Tell me a first world country that is not socialist

Discussion in 'Economics' started by WhiteOut56, Jan 23, 2013.

  1. Western Europe.... All countries are pretty much all socialist right?
    United States.... Thank you Obama
    Australia... I have no idea
    South Korea... No clue

    Any other nations truly capitalistic?
  2. piezoe


    The U.S. is the most capitalist large nation so far in the history of the world. To refer to the U.S. as a socialist nation is, well it's comical.
  3. luisHK


    Hong Kong is sill pretty good , at least in terms of free enterprise and free circulation of goods and moderate taxation. It still has a welfare system and much of the housing is subsidised. Interesting to read abt HK in the mid 20th century, from memory they did follow a tough capitalist system.

    One problem which might be linked, is despite HK beeing very wealthy, urbanisation is extremely ugly and many areas, even downtown, look old and dirty. Not a great quality of life IMO.

    I don't know as well abt Singapore but quality of life ther is much better and they are doing very well with only 8% of the workforce employed as civil servants (from memory) and probusiness policies. Would need to double check buit i think much of the housing is subsidised there as well.
  4. luisHK


    Besides I have strong libertarian tendencies, but it's difficult looking at Scandinavia and dismissing Socialism as all bad. But their success might have much to do with the small population - as well as the large land available.
  5. Hong Kong- highest no of billionaires per capita.

    Singapore-highest no of millionaires per capita.
  6. piezoe


    Also: 1) more homogeneous population; 2) very strong public education system; 3) high quality health care available to 100% of citizens at almost 50% lower cost than in U.S.; 3) military spending per capita 60% less than U.S.<sup>*</sup> ; 4) resources are not wasted on endless war; 5) a more efficient tax system (The U.S. spends nearly a half trillion each year to collect on and administer its complex tax system, not counting all of the private resources that are consumed in complying with 70,000 plus pages of tax code; 6) and I'm guessing their per capita homeland security costs must be quite a bit less, because the Scandinavian countries are not in the business of using their armed forces to enforce a world wide hegemony.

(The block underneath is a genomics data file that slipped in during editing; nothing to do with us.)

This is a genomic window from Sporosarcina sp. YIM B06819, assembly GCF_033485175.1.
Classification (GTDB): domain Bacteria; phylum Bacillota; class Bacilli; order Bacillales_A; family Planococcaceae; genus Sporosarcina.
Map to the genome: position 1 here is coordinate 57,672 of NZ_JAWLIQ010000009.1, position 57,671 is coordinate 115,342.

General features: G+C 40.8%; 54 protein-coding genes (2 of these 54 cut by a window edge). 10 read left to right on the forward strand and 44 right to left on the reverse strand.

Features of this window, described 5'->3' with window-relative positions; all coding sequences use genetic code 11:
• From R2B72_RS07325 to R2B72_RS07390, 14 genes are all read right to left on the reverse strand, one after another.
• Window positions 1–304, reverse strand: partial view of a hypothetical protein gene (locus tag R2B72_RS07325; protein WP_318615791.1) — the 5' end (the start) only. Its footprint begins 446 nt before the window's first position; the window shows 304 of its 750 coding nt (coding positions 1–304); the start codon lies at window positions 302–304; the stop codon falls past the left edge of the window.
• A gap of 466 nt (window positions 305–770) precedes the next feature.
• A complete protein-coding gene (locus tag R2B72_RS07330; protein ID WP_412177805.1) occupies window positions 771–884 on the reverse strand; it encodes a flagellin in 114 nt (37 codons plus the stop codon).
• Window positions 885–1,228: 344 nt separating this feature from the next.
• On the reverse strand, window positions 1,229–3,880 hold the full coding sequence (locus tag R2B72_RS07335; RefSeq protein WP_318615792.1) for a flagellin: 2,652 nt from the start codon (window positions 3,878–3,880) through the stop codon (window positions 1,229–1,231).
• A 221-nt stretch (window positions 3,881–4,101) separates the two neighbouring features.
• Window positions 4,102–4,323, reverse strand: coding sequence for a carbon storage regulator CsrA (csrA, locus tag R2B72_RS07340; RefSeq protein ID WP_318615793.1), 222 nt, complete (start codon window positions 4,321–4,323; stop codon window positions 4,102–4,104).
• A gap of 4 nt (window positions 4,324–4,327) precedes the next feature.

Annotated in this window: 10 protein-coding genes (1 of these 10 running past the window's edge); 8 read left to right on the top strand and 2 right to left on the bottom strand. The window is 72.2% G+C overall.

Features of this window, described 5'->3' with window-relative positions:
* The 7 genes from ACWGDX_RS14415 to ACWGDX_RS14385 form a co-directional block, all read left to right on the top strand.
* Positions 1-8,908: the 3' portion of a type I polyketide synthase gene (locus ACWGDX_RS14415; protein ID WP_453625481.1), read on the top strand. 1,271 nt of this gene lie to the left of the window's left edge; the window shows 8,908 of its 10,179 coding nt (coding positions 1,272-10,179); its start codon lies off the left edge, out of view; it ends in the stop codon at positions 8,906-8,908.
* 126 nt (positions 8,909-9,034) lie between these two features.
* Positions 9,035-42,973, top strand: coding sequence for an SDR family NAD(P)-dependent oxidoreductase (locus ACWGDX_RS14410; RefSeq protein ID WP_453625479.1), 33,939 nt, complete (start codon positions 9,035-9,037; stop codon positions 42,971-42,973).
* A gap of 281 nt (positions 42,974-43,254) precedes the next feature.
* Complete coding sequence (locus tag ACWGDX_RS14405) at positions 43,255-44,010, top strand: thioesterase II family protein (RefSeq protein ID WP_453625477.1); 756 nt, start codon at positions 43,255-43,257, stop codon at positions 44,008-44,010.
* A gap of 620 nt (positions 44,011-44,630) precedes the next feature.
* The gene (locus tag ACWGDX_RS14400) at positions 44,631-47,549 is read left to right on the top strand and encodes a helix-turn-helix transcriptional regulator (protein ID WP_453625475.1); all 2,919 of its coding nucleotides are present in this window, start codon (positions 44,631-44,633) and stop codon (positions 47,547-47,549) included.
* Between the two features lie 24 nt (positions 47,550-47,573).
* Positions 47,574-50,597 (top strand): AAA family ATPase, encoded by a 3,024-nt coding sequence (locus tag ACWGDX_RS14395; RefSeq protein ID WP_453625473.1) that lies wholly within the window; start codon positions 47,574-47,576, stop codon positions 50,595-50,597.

Of these factors, the U.S. could, if only there was the will to, do something about five of them. The less homogeneous population of the U.S. is probably an advantage the U.S. enjoys over Scandinavia.


    <sup>*</sup> comparisons of per capita defense expenditure always grossly under-report the U.S. figure because it does not include continuous off-budget wars, veterans benefits and interest on money borrowed to support these wars. The real figure is half again as large as the figure based on DOD budget alone.
  7. the1


    The societal make-up in the US is a blend of Capitalism, Socialism, and Corporatism. If you research the definition of all three you can put the US into all of the categories, but not as a pure society. Opportunity is still available to all who want to explore it as long as you’re comfortable sharing a piece of your success with others.

    Phil Mickleson recently said he wants to retire from golf because he doesn’t want to pay 63% of his winnings to the IRS. Can’t say I blame him but I’m surprised he can’t find a talented tax attorney to solve that problem but that’s a topic for a different thread.

  8. bone

    bone ET Sponsor

    This is just a guess on my part, but reading between the lines on Mickelson's remarks my conclusion is that he has already retained a talented tax attorney ( as well as a media consultant ) and that he is laying the groundwork in the media in order to prepare the public for some fairly radical changes in his personal life. And that could mean residence, working status, even citizenship status - who knows for sure.

    If you are going to make Canada your residence, or if you are going to play in only the majors henceforth, maybe the idea is to tell the public that it is due to financial realities and not personal or family or health reasons. Look at the Tiger Woods feeding frenzy.
  9. +1

    OP acting the fool :D

  10. Well, if there are no first world countries that aren't significantly socialist, that would clear evidence that socialism actually works.

    Otherwise they wouldn't have become first world countries.

    PS. Between persistent deficit financing and high levels of corporate welfare, the US is in fact one of the most socialized economies on the planet, and has been for a long, long time.
    #10     Jan 24, 2013